Theranostics 2023; 13(8):2439-2454. doi:10.7150/thno.82582 This issue Cite
1. Anhui Province Key Laboratory of Medical Physics and Technology, Institute of Health and Medical Technology, Hefei Institutes of Physical Science, Chinese Academy of Sciences, Hefei, 230031, China.
2. University of Science and Technology of China, Hefei, 230026, China.
3. Hefei Cancer Hospital, Chinese Academy of Sciences, Hefei, 230031, China.
4. Zhejiang ShengTing Biotech. Ltd, Hangzhou, 310000, China.
5. Department of Hematology, the First Hospital of China Medical University, Shenyang, 110001, China.
DNA methylation is the most stable epigenetic modification. In mammals, it usually occurs at the cytosine of CpG dinucleotides. DNA methylation is essential for many physiological and pathological processes. Aberrant DNA methylation has been observed in human diseases, particularly cancer. Notably, conventional DNA methylation profiling technologies require a large amount of DNA, often from a heterogeneous cell population, and provide an average methylation level of many cells. It is often not realistic to collect sufficient numbers of cells, such as rare cells and circulating tumor cells in peripheral blood, for bulk sequencing assays. It is therefore essential to develop sequencing technologies that can accurately profile DNA methylation using small numbers of cells or even single cells. Excitingly, many single-cell DNA methylation sequencing and single-cell omics sequencing technologies have been developed, and applications of these methods have greatly expanded our understanding of the molecular mechanism of DNA methylation. Here, we summaries single-cell DNA methylation and multi-omics sequencing methods, delineate their applications in biomedical sciences, discuss technical challenges, and present our perspective on future research directions.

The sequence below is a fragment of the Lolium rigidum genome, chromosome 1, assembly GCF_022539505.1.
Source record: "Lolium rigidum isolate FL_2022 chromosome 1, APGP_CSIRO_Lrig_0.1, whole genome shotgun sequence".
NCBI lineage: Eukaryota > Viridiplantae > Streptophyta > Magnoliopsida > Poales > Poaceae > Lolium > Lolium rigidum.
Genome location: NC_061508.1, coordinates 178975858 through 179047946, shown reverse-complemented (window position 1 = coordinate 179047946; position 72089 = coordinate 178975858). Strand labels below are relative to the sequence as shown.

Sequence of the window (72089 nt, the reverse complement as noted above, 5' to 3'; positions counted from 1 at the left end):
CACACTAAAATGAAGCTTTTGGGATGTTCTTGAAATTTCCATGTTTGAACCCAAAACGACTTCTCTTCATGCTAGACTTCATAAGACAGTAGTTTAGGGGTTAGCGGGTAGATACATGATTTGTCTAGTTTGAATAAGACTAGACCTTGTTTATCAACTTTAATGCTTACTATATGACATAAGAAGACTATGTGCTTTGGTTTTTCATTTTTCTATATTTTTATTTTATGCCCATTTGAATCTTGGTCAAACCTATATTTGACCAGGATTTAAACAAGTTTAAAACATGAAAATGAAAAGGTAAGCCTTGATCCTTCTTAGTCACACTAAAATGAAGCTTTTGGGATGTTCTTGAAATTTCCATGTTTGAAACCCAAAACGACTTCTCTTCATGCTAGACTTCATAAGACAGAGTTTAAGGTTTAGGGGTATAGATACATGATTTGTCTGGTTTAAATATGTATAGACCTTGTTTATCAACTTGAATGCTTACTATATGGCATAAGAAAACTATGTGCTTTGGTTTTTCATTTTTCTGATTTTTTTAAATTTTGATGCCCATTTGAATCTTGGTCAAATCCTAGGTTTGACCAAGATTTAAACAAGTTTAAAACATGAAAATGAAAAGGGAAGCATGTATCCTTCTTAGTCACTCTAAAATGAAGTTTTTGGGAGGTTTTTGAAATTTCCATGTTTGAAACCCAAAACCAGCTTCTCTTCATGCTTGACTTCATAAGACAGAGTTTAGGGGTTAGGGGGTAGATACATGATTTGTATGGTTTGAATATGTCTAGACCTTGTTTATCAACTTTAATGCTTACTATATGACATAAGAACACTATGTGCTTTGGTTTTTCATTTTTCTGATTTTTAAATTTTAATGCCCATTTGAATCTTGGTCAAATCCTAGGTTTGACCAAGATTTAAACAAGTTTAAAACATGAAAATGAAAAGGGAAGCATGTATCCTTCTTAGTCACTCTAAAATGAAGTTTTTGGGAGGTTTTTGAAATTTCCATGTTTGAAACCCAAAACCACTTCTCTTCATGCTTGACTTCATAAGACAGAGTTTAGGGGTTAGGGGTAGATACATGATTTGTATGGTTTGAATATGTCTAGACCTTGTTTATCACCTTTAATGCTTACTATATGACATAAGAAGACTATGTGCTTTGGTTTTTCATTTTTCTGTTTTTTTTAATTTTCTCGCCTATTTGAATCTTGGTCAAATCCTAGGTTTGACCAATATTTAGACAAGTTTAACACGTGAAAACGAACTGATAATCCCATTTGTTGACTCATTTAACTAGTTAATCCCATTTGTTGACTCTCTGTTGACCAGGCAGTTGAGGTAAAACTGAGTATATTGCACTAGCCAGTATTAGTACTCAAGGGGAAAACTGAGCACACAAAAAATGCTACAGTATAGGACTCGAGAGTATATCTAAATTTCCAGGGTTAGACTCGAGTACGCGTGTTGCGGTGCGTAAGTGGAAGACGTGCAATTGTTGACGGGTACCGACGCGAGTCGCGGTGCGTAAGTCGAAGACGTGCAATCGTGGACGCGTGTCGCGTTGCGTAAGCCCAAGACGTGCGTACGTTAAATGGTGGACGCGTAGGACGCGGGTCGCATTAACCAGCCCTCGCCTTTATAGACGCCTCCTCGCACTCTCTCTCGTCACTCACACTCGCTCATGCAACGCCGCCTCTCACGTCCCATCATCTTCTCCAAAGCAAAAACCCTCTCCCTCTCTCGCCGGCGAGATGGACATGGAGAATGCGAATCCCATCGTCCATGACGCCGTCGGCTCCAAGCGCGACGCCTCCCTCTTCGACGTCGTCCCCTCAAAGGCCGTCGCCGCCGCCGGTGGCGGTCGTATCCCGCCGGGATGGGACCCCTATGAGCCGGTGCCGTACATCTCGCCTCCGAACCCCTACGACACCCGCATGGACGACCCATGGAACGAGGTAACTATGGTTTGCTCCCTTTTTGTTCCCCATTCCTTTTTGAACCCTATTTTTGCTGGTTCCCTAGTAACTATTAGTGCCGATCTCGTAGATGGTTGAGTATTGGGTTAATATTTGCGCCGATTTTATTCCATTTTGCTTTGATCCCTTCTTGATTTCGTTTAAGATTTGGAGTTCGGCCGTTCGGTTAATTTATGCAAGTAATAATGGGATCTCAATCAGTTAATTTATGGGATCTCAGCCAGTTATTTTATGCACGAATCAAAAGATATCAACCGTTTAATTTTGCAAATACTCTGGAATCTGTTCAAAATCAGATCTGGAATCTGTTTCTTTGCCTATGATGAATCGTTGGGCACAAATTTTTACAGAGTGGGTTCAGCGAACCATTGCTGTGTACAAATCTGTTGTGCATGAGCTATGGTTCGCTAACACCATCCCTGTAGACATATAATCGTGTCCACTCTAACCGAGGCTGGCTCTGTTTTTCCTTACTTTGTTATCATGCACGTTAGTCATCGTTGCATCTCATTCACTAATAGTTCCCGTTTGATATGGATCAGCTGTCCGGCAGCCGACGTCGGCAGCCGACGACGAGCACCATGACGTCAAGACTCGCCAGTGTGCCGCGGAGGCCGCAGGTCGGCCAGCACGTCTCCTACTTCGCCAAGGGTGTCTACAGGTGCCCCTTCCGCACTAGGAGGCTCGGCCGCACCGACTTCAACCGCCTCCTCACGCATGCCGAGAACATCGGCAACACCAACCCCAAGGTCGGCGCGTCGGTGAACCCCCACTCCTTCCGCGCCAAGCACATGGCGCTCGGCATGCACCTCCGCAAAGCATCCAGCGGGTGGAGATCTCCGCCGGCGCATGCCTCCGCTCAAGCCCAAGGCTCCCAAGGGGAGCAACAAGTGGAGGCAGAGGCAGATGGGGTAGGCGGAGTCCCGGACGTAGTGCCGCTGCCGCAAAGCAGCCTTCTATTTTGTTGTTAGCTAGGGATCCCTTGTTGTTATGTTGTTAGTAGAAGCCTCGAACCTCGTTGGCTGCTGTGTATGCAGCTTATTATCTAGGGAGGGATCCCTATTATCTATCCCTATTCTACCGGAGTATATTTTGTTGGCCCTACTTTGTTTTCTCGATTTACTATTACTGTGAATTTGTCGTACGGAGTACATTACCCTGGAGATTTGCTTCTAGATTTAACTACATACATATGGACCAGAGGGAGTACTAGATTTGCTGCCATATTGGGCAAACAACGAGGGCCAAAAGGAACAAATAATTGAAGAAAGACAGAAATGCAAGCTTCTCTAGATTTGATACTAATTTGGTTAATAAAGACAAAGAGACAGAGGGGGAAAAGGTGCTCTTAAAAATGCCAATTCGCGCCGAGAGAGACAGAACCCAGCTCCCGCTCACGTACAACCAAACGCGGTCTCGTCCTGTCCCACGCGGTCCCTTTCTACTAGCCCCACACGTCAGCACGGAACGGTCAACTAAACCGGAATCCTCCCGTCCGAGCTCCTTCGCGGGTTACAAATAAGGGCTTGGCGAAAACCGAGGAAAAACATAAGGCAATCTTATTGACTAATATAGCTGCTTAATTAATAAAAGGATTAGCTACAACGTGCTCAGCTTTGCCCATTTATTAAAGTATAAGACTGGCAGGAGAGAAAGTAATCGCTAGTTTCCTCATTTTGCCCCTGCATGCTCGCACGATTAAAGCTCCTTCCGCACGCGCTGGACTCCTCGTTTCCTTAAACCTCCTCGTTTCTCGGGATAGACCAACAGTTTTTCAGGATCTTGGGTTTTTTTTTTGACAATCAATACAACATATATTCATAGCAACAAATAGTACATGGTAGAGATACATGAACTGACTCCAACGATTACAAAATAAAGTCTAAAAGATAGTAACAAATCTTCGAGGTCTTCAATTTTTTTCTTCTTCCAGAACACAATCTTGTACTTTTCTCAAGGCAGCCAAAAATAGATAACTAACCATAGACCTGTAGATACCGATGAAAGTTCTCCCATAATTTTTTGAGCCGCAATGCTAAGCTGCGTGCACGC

Keywords: DNA methylation, single-cell sequencing, single-cell multi-omics sequencing